To assess the potential involvement of Ca2+/CaM-mediated pathways in biotin uptake by HK-2 cells, we examined the effect of pretreatment for 1 h with inhibitors of this pathway, trifluoperazine and calmidazolium, on the initial rate of biotin uptake. Both compounds caused significant (P < 0.01) inhibition of biotin uptake (Table 2). The effect of calmidazolium (50 μM) on kinetic parameters of carrier-mediated biotin uptake was also examined. The results (Fig. 9B) showed a decrease in Vmax of biotin uptake in calmidazolium-pretreated cells compared with control cells (10.67 ± 0.77 and 14.28 ± 1.46 pmol·mg protein−1·7 min−1, respectively), with no significant change in its apparent Km with such treatment (10.32 ± 0.60 and 11.02 ± 2.1 μM, respectively).

View this table:
Table 2.

Effect of modulators of Ca2+/calmodulin-mediated pathway on biotin uptake by HK-2 cells

The possible role of the PKA-mediated pathway was also investigated by examining the effect of pretreatment of HK-2 cells for 1 h with dibutyryl cAMP (1 mM) and 3-isobutyl-1-methylxanthine (0.5 mM) on the initial rate of biotin (9.6 nM) uptake. The results showed no significant effect on biotin uptake by either of these compounds: 21.98 ± 0.07, 21.86 ± 0.43, and 24.76 ± 2.16 fmol·mg protein−1·7 min−1 for control and dibutyryl cAMP- and 3-isobutyl-1-methylxanthine-pretreated cells, respectively. A role for a PTK-mediated pathway in the regulation of biotin uptake was also studied by examining the effect of pretreatment of the HK-2 cells for 1 h at 37°C with the PTK inhibitors genistein and tyrphostin A-25 on the initial rate of biotin (9.6 nM) uptake. Neither compound affected biotin uptake by these cells: 21.36 ± 3.08, 23.05 ± 1.48, and 19.30 ± 1.23 fmol·mg protein−1·7 min−1 for control and genistein- and tyrphostin A-25-pretreated cells, respectively. Similarly, the potential role of an NO-mediated pathway in the regulation of biotin uptake by HK-2 cells was examined by testing the effect on biotin (9.6 nM) uptake of pretreatment for 1 h with modulators of the NO-mediated pathway, 3-morpholinosydnonimine and S-nitroso-N-acetylpenicillamine, both at 1 mM. The results showed that neither of these compounds significantly affect biotin uptake: 23.07 ± 0.49, 22.15 ± 0.52, and 22.15 ± 0.89 fmol·mg protein−1·7 min−1 for control and S-nitroso-N-acetylpenicillamine- and 3-morpholinosydnonimine-pretreated cells, respectively.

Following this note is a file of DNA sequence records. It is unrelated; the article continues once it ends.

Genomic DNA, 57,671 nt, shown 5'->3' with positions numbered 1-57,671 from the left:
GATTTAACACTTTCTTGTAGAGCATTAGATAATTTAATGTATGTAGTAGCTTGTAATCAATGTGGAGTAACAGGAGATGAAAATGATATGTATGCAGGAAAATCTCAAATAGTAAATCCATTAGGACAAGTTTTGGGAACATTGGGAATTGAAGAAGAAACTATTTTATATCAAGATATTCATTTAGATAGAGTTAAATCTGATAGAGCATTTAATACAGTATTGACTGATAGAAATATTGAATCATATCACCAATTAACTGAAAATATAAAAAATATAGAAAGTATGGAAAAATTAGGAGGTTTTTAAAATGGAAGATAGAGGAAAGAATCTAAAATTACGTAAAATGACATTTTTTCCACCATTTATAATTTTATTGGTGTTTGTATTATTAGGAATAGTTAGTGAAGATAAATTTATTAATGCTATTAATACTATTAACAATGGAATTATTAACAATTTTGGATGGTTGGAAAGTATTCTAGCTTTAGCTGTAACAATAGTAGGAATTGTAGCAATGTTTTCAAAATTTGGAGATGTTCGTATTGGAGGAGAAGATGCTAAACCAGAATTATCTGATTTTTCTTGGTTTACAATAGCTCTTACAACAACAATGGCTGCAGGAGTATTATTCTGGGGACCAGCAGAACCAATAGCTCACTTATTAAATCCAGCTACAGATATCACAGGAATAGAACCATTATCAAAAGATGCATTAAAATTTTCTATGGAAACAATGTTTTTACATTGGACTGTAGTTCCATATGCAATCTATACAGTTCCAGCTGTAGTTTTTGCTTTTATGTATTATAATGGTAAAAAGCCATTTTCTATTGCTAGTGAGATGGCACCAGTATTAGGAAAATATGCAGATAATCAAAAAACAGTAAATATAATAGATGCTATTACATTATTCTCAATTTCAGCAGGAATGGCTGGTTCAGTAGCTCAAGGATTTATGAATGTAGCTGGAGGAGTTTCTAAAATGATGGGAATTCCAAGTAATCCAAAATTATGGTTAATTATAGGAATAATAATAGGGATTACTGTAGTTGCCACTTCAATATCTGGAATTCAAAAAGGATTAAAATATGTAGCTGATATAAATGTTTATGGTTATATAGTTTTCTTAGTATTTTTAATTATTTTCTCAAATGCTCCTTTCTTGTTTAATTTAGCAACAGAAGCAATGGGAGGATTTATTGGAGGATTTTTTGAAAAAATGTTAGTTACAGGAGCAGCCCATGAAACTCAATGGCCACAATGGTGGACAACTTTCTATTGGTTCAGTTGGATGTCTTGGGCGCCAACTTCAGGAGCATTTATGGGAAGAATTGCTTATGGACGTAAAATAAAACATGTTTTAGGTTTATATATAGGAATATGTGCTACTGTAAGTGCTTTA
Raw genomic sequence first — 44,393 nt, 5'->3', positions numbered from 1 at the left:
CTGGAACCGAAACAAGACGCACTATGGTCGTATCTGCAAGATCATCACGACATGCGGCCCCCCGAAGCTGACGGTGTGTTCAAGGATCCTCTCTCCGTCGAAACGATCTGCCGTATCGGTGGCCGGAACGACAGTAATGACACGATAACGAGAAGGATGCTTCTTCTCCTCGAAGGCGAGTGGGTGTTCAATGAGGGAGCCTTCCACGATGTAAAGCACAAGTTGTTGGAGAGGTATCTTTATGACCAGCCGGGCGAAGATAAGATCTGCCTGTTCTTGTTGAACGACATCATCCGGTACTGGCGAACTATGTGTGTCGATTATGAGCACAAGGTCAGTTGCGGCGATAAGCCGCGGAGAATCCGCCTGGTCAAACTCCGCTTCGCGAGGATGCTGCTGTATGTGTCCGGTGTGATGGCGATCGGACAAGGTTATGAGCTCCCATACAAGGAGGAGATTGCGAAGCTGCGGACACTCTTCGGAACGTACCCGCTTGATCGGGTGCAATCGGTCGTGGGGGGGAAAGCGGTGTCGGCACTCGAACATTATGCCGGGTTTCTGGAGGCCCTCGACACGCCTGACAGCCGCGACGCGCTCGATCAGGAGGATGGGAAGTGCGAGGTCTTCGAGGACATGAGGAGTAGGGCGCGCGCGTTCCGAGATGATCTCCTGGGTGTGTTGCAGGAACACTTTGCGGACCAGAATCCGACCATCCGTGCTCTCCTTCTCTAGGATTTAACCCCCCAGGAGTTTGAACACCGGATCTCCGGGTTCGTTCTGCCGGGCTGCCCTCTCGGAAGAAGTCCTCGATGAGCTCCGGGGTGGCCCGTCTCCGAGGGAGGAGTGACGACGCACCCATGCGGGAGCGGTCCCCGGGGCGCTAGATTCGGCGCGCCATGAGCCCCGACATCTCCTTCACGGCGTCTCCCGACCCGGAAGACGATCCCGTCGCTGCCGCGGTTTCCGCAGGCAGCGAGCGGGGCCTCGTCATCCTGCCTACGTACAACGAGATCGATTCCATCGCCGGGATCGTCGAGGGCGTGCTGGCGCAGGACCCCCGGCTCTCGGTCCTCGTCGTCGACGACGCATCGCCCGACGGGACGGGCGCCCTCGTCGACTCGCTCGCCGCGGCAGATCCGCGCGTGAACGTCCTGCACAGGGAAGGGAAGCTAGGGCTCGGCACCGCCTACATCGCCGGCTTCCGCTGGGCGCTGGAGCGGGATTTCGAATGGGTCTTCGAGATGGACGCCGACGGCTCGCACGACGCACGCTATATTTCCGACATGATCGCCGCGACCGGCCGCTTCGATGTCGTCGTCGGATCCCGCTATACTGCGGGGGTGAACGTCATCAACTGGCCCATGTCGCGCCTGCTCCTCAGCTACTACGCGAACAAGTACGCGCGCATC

Effect of extracellular biotin level.